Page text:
Harris Slams Hispanics in Hispanic Heritage Month - The American Spectator | USA News and Politics
Harris Slams Hispanics in Hispanic Heritage Month
Vice President Kamala Harris speaking on Tuesday (CSPAN/screenshot)

Well, this is an interesting way to celebrate National Hispanic Heritage Month.

In a speech to the National Congress of American Indians focused on Columbus, Harris appears to forget that the moving force — the money — for the Italian Columbus’s voyage came from the Spanish Queen Isabella and King Ferdinand. In historical fact, the Columbus voyage was the opening round of a serious and major Spanish colonization of the New World. Yet in a poor attempt at white washing, Harris uses the phrase “European explorers” — pretending that they were not Spanish. In fact, Columbus was far from alone in the Spanish arrivals in the New World of North, Central, and South America.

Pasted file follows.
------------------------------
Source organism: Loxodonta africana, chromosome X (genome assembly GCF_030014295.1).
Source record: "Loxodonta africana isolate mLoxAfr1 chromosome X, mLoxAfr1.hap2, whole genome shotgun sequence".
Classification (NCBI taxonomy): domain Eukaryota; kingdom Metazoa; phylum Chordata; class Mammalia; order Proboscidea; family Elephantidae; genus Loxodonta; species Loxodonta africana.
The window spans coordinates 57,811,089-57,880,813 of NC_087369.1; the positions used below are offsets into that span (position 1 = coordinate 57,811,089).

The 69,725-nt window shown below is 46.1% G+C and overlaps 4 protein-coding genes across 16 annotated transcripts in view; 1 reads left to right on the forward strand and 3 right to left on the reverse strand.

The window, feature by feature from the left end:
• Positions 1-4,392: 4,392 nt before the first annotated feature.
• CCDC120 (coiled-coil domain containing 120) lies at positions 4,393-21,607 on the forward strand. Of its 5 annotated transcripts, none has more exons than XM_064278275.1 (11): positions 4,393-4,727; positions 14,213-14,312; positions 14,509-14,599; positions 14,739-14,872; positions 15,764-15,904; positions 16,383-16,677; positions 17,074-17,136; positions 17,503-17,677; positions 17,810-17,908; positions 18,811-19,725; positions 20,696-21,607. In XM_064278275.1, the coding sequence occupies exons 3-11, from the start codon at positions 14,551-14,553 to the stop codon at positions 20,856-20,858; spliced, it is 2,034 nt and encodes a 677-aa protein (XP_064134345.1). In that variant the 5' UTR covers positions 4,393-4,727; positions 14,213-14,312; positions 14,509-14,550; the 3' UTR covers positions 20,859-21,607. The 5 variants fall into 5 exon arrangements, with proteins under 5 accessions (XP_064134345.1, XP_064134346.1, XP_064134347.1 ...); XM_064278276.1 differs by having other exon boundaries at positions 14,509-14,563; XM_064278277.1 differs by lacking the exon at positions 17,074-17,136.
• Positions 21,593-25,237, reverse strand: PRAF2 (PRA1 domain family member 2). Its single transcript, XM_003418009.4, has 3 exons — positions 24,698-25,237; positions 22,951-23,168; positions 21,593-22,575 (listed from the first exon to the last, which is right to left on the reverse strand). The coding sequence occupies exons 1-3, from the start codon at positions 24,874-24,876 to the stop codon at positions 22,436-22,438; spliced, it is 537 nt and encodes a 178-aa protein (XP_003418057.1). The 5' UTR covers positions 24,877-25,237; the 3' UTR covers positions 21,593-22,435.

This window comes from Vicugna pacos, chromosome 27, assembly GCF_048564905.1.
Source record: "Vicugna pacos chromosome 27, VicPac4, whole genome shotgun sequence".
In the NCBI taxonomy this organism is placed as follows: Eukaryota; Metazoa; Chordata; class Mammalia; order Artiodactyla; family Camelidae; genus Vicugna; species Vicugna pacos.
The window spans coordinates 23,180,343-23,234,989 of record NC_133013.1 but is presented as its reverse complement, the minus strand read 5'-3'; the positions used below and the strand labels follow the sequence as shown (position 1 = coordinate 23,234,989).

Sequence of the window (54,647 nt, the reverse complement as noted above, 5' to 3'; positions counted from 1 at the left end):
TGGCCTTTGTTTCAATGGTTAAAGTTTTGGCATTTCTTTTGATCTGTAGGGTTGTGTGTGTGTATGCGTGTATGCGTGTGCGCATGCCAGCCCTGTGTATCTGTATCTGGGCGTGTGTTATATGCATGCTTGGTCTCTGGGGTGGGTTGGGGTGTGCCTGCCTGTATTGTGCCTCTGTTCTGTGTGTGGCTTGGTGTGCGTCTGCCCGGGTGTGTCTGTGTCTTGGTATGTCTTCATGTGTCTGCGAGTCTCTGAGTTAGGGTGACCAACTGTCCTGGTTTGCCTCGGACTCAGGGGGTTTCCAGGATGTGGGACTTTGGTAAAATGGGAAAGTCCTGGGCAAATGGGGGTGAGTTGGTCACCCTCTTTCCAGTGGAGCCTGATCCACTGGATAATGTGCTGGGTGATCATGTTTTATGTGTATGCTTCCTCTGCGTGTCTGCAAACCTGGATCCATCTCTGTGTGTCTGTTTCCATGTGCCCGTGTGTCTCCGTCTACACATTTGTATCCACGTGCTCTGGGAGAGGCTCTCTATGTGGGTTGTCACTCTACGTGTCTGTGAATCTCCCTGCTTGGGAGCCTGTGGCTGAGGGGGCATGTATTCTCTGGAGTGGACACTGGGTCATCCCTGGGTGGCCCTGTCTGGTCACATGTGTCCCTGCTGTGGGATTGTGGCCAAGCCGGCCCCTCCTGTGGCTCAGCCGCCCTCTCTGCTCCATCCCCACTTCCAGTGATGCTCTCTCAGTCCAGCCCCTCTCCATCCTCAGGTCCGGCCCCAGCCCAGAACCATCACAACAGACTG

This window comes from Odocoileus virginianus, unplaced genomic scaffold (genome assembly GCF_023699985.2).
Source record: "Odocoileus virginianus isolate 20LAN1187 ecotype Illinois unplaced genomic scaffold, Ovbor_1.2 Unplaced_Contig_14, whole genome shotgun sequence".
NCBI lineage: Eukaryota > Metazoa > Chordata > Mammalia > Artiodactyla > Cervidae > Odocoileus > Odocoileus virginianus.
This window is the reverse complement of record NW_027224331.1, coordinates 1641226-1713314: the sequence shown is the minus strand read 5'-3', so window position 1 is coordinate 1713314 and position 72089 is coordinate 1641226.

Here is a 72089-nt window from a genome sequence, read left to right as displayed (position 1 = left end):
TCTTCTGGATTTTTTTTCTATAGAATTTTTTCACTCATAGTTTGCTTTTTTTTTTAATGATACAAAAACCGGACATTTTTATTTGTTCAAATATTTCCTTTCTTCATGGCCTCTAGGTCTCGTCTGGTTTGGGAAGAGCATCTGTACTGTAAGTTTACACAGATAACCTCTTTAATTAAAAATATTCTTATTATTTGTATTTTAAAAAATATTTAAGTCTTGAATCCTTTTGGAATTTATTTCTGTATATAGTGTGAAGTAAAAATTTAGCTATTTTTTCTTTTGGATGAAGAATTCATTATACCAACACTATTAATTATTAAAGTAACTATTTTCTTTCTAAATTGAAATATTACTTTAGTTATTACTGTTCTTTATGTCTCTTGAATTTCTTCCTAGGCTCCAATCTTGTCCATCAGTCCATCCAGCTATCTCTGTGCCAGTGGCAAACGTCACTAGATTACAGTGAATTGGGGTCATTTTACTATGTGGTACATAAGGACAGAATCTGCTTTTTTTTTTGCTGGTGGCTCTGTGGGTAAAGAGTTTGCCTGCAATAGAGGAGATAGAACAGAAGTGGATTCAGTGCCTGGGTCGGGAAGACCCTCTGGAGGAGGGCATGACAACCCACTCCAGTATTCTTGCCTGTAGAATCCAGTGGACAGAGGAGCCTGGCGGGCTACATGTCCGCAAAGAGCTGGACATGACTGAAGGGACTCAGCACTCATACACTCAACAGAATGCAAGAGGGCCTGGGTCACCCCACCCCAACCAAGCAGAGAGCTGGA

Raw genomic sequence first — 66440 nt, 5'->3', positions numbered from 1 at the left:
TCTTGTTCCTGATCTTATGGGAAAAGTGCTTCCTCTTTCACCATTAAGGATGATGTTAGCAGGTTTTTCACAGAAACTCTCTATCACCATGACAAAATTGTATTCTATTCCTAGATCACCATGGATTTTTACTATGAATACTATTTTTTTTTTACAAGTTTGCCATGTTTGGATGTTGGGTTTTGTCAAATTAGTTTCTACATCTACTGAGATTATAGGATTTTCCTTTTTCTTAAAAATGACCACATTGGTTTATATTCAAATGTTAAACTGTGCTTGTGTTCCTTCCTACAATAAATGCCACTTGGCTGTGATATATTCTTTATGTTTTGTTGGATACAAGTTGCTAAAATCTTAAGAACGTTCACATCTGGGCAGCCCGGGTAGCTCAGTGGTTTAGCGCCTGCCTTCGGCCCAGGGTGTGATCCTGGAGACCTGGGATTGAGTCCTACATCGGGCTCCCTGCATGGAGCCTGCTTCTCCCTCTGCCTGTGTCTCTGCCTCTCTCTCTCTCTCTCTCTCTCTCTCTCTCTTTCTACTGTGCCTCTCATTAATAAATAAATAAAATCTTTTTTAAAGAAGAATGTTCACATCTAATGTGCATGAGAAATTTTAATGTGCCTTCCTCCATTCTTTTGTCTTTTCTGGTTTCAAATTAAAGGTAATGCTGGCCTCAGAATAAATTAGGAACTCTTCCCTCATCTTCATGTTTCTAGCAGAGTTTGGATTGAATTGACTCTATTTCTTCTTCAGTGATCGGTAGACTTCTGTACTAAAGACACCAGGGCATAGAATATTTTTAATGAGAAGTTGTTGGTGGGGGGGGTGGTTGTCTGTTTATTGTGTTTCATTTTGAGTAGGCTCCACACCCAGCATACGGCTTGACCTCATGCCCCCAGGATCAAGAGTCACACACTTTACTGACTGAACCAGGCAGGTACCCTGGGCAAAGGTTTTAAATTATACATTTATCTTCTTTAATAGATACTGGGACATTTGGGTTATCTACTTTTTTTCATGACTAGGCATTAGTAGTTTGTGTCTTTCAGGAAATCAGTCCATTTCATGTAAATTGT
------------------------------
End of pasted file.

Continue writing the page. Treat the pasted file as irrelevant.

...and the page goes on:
Wikipedia has several detailed accounts of all this. Saying this of the Spanish colonization project that followed Columbus:

The Spanish colonization of the Americas began under the Crown of Castile and was spearheaded by the Spanish conquistadors. The Americas were invaded and incorporated into the Spanish Empire, with the exception of Brazil, British America, and some small regions of South America and the Caribbean. The crown created civil and religious structures to administer the vast territory. The main motivations for colonial expansion were profit through resource extraction[1] and the spread of Catholicism through indigenous conversions.